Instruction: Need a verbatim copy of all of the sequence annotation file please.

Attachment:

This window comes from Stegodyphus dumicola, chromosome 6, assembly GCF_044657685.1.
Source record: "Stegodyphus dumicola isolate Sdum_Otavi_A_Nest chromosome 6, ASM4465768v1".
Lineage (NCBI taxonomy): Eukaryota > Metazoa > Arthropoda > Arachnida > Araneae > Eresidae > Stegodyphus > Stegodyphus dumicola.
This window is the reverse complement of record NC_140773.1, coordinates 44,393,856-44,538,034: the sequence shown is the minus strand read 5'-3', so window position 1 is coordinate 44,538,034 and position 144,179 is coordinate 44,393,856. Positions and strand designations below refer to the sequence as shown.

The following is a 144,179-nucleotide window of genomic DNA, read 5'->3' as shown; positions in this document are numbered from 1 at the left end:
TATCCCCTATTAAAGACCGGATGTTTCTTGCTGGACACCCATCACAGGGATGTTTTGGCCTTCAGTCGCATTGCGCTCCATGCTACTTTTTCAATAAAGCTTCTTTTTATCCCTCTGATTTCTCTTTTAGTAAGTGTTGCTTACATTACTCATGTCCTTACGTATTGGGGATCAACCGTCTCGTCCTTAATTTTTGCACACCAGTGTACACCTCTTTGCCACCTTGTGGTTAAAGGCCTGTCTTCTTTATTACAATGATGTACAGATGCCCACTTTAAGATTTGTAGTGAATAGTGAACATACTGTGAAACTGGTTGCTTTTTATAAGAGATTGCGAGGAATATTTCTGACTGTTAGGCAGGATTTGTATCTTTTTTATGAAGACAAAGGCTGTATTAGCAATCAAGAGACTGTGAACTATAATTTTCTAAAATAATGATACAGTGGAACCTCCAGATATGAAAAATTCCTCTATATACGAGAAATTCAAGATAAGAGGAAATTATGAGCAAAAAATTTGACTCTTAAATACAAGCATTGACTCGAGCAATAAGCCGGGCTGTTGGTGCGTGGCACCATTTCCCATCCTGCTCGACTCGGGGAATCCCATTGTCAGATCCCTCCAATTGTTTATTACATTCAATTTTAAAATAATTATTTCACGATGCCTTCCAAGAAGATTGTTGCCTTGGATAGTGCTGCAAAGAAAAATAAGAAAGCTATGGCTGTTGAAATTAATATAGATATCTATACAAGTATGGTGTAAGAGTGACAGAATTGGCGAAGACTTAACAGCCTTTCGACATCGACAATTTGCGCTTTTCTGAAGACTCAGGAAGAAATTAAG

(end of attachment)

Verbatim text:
This window comes from Stegodyphus dumicola, chromosome 6, assembly GCF_044657685.1.
Source record: "Stegodyphus dumicola isolate Sdum_Otavi_A_Nest chromosome 6, ASM4465768v1".
Lineage (NCBI taxonomy): Eukaryota > Metazoa > Arthropoda > Arachnida > Araneae > Eresidae > Stegodyphus > Stegodyphus dumicola.
This window is the reverse complement of record NC_140773.1, coordinates 44,393,856-44,538,034: the sequence shown is the minus strand read 5'-3', so window position 1 is coordinate 44,538,034 and position 144,179 is coordinate 44,393,856. Positions and strand designations below refer to the sequence as shown.

The following is a 144,179-nucleotide window of genomic DNA, read 5'->3' as shown; positions in this document are numbered from 1 at the left end:
TATCCCCTATTAAAGACCGGATGTTTCTTGCTGGACACCCATCACAGGGATGTTTTGGCCTTCAGTCGCATTGCGCTCCATGCTACTTTTTCAATAAAGCTTCTTTTTATCCCTCTGATTTCTCTTTTAGTAAGTGTTGCTTACATTACTCATGTCCTTACGTATTGGGGATCAACCGTCTCGTCCTTAATTTTTGCACACCAGTGTACACCTCTTTGCCACCTTGTGGTTAAAGGCCTGTCTTCTTTATTACAATGATGTACAGATGCCCACTTTAAGATTTGTAGTGAATAGTGAACATACTGTGAAACTGGTTGCTTTTTATAAGAGATTGCGAGGAATATTTCTGACTGTTAGGCAGGATTTGTATCTTTTTTATGAAGACAAAGGCTGTATTAGCAATCAAGAGACTGTGAACTATAATTTTCTAAAATAATGATACAGTGGAACCTCCAGATATGAAAAATTCCTCTATATACGAGAAATTCAAGATAAGAGGAAATTATGAGCAAAAAATTTGACTCTTAAATACAAGCATTGACTCGAGCAATAAGCCGGGCTGTTGGTGCGTGGCACCATTTCCCATCCTGCTCGACTCGGGGAATCCCATTGTCAGATCCCTCCAATTGTTTATTACATTCAATTTTAAAATAATTATTTCACGATGCCTTCCAAGAAGATTGTTGCCTTGGATAGTGCTGCAAAGAAAAATAAGAAAGCTATGGCTGTTGAAATTAATATAGATATCTATACAAGTATGGTGTAAGAGTGACAGAATTGGCGAAGACTTAACAGCCTTTCGACATCGACAATTTGCGCTTTTCTGAAGACTCAGGAAGAAATTAAG